Read the following passage and mark the letter A, B, C, or D on your answer sheet to indicate the correct answer to each of the questions from 44 to 50
Time has become a scarce commodity. Everyone wants more of it. The refrain ‘If only I had more time!’ echoes around the offices, kitchens and bedrooms of Britain; ‘hurry sickness’ is becoming the malaise of the new millennium. All over the world, people are working longer hours, struggling to fit more and more into every day. Symptoms include jabbing the ‘door close’ button on lift doors to save the two to four seconds required for the door to do it on its own, and an inability to do one thing at a time, so that every journey is a phone call opportunity .
Technology is helping to speed up the world: laptops, mobile phones (with a hands- free set so that you can do something else at the same time), pagers, remote controls. We live in an instant, insistent world. Adverts for energy-boosting drinks read: ‘Having trouble keeping up with yourself?’ We yearn for the lazy afternoons and days of yesteryear – but enthusiastically sign up for email, messaging services, language classes. Even time management courses. The result is parents with a lack of quality time to spend with their children, and surveys showing that working couples see less of each other than ever before and that rows over time spent on domestic labor or childcare top the list of marital discord. The idea of doing nothing has become terrifying, a sure sign of worthlessness.
Like any commodity that is scarce, time has become a battleground. In what is supposed to be the world of the consumer, firms steal time from customers. It is now perfectly acceptable to be asked to hold the instant the phone is answered. This saves the company time and money, but costs you time. We are engaged in a constant, subtle war over time. If the politics of class dominated the last century, the politics of time could dominate this one.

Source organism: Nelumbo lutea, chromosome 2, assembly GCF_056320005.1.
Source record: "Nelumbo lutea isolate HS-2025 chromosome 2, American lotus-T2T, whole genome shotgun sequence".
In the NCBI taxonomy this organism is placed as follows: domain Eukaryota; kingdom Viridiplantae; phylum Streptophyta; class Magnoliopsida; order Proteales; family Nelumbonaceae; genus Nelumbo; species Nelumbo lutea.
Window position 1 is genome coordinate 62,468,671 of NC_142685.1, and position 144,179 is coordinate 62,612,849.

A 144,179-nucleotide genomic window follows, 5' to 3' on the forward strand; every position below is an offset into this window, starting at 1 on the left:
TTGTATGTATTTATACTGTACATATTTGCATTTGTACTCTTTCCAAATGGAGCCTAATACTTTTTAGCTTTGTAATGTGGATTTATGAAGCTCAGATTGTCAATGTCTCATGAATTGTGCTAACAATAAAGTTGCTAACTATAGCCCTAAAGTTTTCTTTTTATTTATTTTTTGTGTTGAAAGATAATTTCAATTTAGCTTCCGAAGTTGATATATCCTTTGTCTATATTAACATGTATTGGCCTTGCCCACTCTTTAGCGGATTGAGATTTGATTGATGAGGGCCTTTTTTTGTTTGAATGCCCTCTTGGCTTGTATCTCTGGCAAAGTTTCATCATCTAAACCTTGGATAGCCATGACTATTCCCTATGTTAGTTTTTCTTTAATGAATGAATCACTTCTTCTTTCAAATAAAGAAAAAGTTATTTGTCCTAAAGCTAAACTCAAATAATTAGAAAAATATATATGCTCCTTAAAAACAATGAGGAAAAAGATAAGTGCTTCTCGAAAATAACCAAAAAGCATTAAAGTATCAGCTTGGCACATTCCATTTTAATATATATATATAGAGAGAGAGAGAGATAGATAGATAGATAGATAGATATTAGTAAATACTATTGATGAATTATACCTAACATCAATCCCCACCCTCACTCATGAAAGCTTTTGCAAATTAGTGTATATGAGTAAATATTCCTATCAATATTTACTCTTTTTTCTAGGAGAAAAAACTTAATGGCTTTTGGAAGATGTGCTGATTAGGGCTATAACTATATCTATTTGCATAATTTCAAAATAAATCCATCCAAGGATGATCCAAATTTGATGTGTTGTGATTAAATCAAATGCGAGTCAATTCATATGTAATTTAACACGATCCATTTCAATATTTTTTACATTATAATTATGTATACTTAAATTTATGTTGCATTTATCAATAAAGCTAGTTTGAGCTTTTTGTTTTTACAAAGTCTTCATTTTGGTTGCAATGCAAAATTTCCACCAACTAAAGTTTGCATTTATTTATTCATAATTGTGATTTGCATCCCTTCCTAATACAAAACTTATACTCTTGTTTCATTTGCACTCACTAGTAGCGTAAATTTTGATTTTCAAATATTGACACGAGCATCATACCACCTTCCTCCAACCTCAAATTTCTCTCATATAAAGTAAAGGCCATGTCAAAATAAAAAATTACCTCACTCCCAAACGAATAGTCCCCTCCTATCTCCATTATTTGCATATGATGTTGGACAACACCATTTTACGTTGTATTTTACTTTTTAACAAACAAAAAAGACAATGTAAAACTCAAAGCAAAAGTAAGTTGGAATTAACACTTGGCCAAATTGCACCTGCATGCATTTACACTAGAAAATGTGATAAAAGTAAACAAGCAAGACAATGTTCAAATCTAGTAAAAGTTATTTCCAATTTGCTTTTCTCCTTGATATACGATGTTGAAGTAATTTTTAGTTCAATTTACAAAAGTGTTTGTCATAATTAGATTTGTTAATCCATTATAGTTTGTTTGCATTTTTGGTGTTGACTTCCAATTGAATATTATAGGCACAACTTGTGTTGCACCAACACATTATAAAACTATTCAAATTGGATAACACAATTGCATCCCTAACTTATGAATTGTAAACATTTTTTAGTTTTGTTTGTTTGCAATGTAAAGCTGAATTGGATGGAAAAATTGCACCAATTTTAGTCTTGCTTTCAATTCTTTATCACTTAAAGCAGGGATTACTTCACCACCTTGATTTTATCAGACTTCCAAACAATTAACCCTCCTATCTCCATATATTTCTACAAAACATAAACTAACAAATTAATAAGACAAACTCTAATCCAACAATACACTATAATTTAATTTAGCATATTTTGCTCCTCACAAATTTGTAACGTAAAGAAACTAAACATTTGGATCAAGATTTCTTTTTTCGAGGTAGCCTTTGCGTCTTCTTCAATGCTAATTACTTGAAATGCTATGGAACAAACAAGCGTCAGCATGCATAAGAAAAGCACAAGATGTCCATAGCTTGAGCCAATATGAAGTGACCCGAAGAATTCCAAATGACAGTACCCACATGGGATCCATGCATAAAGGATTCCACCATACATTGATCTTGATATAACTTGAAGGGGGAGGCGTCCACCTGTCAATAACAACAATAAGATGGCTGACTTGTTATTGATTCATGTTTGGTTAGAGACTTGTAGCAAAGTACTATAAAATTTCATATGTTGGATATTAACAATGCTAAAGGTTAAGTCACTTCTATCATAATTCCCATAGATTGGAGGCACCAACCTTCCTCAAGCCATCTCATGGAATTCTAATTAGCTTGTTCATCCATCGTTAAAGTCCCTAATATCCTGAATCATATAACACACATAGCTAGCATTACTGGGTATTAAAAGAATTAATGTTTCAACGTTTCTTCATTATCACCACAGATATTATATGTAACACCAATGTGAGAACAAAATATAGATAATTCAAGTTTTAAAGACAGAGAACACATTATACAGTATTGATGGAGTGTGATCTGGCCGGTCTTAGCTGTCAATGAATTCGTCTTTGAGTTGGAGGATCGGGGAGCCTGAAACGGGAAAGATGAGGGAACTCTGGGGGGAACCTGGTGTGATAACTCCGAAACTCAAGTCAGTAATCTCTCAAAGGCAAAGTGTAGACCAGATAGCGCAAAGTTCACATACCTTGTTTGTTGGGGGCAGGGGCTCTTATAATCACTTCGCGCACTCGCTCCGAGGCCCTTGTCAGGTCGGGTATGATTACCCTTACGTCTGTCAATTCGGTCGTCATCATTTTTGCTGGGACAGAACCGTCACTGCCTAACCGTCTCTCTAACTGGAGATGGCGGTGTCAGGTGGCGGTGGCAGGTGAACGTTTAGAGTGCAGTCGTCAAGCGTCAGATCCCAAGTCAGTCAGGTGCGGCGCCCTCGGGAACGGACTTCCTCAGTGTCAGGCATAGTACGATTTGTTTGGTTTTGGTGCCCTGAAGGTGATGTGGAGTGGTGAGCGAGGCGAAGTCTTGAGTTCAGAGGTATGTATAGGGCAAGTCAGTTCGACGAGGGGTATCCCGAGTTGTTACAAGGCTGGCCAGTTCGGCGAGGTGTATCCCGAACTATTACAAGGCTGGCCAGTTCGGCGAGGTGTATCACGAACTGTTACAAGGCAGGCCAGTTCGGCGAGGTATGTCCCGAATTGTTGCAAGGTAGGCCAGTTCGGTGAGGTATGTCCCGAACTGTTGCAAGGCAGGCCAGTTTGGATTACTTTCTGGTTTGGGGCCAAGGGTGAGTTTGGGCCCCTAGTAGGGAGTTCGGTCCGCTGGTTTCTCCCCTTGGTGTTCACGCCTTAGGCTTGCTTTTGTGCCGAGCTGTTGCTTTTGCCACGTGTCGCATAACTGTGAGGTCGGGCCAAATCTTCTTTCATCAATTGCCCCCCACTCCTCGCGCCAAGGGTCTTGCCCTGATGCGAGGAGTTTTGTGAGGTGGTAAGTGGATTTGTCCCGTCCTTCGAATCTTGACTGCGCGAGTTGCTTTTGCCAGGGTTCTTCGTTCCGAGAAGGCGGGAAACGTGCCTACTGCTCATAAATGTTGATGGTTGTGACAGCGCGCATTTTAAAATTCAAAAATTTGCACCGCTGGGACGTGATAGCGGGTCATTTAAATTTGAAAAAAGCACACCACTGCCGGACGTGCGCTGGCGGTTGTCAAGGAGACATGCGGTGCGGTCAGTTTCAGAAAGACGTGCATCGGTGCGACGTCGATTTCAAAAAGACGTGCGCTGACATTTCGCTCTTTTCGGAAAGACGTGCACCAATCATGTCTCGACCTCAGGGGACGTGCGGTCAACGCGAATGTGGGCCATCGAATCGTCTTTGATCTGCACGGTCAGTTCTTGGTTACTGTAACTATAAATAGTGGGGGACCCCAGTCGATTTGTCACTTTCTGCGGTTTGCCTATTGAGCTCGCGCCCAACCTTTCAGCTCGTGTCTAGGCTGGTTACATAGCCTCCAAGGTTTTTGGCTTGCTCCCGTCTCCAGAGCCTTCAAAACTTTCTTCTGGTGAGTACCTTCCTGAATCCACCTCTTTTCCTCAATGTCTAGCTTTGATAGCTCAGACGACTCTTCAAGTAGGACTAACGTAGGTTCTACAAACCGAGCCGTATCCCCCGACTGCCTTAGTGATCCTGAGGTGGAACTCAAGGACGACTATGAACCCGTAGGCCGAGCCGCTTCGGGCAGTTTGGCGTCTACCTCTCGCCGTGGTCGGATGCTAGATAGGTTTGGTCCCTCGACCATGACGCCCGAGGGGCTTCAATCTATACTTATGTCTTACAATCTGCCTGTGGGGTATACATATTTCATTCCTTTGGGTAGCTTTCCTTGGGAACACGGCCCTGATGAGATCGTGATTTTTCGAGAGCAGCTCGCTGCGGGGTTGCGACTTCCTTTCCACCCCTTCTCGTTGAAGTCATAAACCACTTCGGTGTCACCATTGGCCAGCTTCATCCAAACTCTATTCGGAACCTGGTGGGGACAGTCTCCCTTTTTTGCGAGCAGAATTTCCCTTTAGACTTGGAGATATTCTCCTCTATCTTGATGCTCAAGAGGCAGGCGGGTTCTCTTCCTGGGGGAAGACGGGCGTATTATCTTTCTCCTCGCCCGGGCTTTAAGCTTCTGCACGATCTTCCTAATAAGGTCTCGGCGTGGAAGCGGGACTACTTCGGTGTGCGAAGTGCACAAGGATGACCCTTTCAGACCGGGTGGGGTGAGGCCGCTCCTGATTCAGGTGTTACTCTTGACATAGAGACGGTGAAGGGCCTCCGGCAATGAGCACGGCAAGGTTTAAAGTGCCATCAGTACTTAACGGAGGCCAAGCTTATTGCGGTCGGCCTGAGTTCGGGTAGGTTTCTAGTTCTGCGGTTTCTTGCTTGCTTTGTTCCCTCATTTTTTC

Of course, there is a class dimension to the rush culture. One of the biggest transitions of the past few decades has been to take the previous relationship between time and status – the rich had lots of time, the poor very little – and reverse it. While bankers in the City are now at their desks at 7am, in the good old days ‘bankers’ hours’ meant 10am till 4pm with a decent lunch break. Moreover, to be seen to have time to spare is a sign of low status: arranging lunch, it is never done to be available too soon. similarly, being late is moving from a sign of rudeness to a sign of status.
A two-tier time society is being built, with the money-rich, time-poor on one side, and the money-poor, time-rich on the other. The rich are working longer and longer hours in order to compete with each other. At the same time, they are employing others – cleaners, childminders, fast-food restaurant workers – in order to allow themselves to work all the time. Meanwhile, more and more of us are putting ourselves on the treadmill of constant activity, taking on an increasing heavy workload, and never stopping for a moment to ask ourselves why.
(Adapted from Clockwise Advanced by Jon Naunton)
Which best serves as the title for the passage?
The growing disparity between rich and poor
Seeing valuable time from a crooked angle
The mad rush to save time
The slower pace of life: Is it suitable for all?
What is the best title for the passage?
A. The gap between rich and poor is increasing
B. Contemplating precious time from a completely different perspective (from crooked angle ~ from a completely different perspective)
C. Crazy rush to save time
D. Slower pace of life: Is it suitable for all?
The article is about time and people are increasingly rushing to save time, so answer C is reasonable
→ Choose the answer C